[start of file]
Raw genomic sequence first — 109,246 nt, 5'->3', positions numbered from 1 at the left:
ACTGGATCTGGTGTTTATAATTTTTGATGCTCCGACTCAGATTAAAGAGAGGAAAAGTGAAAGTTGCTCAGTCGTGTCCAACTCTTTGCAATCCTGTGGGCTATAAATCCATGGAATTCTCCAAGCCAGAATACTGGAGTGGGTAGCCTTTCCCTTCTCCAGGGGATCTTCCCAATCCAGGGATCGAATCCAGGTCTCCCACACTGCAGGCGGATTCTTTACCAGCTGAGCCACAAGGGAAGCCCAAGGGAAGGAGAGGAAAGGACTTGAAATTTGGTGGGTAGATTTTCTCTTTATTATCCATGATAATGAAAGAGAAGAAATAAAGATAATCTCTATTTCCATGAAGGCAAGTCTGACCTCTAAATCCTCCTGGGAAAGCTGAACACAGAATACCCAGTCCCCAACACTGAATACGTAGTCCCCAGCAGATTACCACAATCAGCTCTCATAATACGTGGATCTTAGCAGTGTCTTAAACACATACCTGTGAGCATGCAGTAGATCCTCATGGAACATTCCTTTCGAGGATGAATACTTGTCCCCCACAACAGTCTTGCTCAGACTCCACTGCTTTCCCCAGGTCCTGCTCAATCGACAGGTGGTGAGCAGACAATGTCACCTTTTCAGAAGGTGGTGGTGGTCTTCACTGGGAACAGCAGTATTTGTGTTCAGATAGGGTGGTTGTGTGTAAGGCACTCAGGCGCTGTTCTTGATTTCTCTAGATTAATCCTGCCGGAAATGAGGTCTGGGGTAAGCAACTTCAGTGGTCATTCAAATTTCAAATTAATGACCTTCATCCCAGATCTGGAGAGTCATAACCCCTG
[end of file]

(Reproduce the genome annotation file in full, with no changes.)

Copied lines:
Raw genomic sequence first — 109,246 nt, 5'->3', positions numbered from 1 at the left:
ACTGGATCTGGTGTTTATAATTTTTGATGCTCCGACTCAGATTAAAGAGAGGAAAAGTGAAAGTTGCTCAGTCGTGTCCAACTCTTTGCAATCCTGTGGGCTATAAATCCATGGAATTCTCCAAGCCAGAATACTGGAGTGGGTAGCCTTTCCCTTCTCCAGGGGATCTTCCCAATCCAGGGATCGAATCCAGGTCTCCCACACTGCAGGCGGATTCTTTACCAGCTGAGCCACAAGGGAAGCCCAAGGGAAGGAGAGGAAAGGACTTGAAATTTGGTGGGTAGATTTTCTCTTTATTATCCATGATAATGAAAGAGAAGAAATAAAGATAATCTCTATTTCCATGAAGGCAAGTCTGACCTCTAAATCCTCCTGGGAAAGCTGAACACAGAATACCCAGTCCCCAACACTGAATACGTAGTCCCCAGCAGATTACCACAATCAGCTCTCATAATACGTGGATCTTAGCAGTGTCTTAAACACATACCTGTGAGCATGCAGTAGATCCTCATGGAACATTCCTTTCGAGGATGAATACTTGTCCCCCACAACAGTCTTGCTCAGACTCCACTGCTTTCCCCAGGTCCTGCTCAATCGACAGGTGGTGAGCAGACAATGTCACCTTTTCAGAAGGTGGTGGTGGTCTTCACTGGGAACAGCAGTATTTGTGTTCAGATAGGGTGGTTGTGTGTAAGGCACTCAGGCGCTGTTCTTGATTTCTCTAGATTAATCCTGCCGGAAATGAGGTCTGGGGTAAGCAACTTCAGTGGTCATTCAAATTTCAAATTAATGACCTTCATCCCAGATCTGGAGAGTCATAACCCCTG